I am going to work on an old house that has the bathroom in the basement.
All of the drain pipes are embeded in concrete. I want to add a new
bathroom upstairs and would like to know what is the best way to locate the
sewer pipe in the floor. Any help would be appreciated.
Take up the toilet in the basement to see how the closet runs. Or locate
the vent stack and go from there. There's probably a full sized (3" or 4")
stack somewhere. Why not tie in above the concrete?
Well if you want to do it yourself, I can respect that. But at the
very least you should probably get a plumber to help you lay things
out so you don't cut off a vent or improperly tie in to the pipes that
are in the basement.
As for where to cut the floor, if you are only dealing with ONE
bathroom, code would only require a 3" pipe to service that one toilet
and carry the additional load from your tub and lavatory. In that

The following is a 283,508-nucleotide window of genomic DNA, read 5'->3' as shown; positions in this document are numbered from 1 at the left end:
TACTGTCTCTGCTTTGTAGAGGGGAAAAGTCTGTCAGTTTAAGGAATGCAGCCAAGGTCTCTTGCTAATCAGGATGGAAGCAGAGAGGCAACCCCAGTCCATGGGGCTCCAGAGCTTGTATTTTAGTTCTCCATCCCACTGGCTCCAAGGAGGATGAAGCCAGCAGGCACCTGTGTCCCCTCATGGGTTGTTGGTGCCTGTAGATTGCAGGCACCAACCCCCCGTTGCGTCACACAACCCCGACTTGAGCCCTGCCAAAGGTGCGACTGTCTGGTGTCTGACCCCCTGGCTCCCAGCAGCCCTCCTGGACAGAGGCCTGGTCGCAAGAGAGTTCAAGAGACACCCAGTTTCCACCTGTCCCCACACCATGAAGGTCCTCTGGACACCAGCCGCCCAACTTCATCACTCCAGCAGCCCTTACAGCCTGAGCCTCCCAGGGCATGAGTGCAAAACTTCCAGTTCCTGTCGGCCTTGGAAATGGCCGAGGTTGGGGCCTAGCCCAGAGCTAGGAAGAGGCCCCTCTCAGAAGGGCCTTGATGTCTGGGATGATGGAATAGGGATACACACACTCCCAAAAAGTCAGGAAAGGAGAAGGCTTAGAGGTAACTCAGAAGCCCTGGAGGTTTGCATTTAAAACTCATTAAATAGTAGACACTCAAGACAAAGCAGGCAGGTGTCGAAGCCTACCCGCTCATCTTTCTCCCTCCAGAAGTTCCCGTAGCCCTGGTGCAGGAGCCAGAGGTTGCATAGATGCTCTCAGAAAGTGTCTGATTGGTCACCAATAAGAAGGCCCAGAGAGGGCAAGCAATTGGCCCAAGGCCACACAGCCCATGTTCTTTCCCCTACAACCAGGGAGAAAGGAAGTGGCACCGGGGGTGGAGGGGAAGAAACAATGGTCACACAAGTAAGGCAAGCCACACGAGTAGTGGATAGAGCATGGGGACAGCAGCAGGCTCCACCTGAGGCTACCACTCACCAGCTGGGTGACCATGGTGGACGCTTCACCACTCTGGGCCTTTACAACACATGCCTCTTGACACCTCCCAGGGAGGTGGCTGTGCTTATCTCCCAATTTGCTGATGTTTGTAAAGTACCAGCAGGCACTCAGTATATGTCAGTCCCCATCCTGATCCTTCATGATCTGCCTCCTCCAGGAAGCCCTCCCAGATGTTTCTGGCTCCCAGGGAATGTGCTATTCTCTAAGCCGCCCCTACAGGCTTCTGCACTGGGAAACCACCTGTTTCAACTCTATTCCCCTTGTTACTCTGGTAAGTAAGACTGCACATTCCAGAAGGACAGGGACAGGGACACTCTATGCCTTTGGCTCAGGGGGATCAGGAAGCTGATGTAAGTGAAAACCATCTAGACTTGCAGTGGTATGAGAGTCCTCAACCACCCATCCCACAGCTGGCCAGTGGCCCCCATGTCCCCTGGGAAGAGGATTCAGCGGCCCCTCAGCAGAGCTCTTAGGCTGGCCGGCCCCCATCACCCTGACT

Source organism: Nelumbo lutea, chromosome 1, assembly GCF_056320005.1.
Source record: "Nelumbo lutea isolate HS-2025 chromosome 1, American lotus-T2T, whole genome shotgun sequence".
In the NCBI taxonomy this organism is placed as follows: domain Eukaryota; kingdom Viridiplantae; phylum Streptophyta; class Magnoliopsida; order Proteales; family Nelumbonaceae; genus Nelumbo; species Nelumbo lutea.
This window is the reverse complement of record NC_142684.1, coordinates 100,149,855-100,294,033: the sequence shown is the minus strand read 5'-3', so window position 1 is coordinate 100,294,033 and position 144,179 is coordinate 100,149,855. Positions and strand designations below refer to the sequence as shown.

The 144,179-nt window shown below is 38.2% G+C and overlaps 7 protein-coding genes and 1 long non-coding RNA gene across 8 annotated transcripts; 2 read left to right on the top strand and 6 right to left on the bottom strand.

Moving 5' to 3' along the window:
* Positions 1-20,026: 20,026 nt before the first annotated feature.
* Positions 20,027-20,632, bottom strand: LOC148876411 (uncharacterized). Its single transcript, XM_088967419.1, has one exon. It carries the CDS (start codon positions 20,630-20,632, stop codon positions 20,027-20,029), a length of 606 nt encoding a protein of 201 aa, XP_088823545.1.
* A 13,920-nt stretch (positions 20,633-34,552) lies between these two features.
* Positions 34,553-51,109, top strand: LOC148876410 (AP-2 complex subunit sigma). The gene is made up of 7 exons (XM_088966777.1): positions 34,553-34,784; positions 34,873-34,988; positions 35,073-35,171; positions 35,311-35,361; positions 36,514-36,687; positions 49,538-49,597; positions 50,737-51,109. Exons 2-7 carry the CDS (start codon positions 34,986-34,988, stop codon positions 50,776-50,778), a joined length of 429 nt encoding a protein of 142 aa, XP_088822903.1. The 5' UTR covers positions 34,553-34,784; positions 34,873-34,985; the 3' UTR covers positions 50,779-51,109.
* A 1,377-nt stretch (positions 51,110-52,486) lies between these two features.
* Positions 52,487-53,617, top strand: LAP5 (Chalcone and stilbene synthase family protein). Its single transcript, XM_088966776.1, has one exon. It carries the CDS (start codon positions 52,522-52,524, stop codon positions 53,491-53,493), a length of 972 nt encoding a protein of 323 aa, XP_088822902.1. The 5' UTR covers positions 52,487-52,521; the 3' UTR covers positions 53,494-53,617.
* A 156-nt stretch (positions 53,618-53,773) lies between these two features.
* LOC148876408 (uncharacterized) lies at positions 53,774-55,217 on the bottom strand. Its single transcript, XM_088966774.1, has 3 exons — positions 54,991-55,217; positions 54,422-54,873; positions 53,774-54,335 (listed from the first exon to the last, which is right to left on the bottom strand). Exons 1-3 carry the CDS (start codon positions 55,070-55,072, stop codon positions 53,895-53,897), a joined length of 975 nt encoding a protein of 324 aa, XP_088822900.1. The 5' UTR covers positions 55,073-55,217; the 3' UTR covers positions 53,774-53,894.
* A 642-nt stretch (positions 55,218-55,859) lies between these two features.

case, you probably have a 3" stubbed to the outside of building. In my
area, within 10-feet of the structure we are required to increase pipe
diameter to 4". Look for a cleanout outside the building. Most
plumbers try to make a straight shot to the outside of the structure.
Otherwise, you can take a jackhammer and start pounding that concrete
around the flange...just follow the pipe. Also - be sure that you know
where your gas and other utilities come in. Your gas probably stubs in
higher than that floor. But it sure would suck if you hit it with the
jackhammer and burned your house down. Of course, with insurance, you
might come ahead on that deal.
Like I said, have a licensed man eyeball the thing before you start
trying to tie in to the existing building drain. I know you probably
won't have it inspected. But at least make sure it is installed to
code. When we plumbers come behind to do work 15 or 20 years later,
when we diagnose a problem, we make a diagnoses with the assumption
that the job was inspected (and we to code).
Also, if you have pipe under slab (listen carefully EVERYONE) or
hidden behind a wall, go ahead and snap a quick digital photo of the
damn thing. Lay a tape measure on the ground too so the future will
have some way of knowing what is happening under that floor.
On Tue, 09 Nov 2004 04:04:46 GMT, "Robert Barcheski"
HomeOwnersHub.com is a website for homeowners and building and maintenance pros. It is not affiliated with any of the manufacturers or service providers discussed here.
All logos and trade names are the property of their respective owners.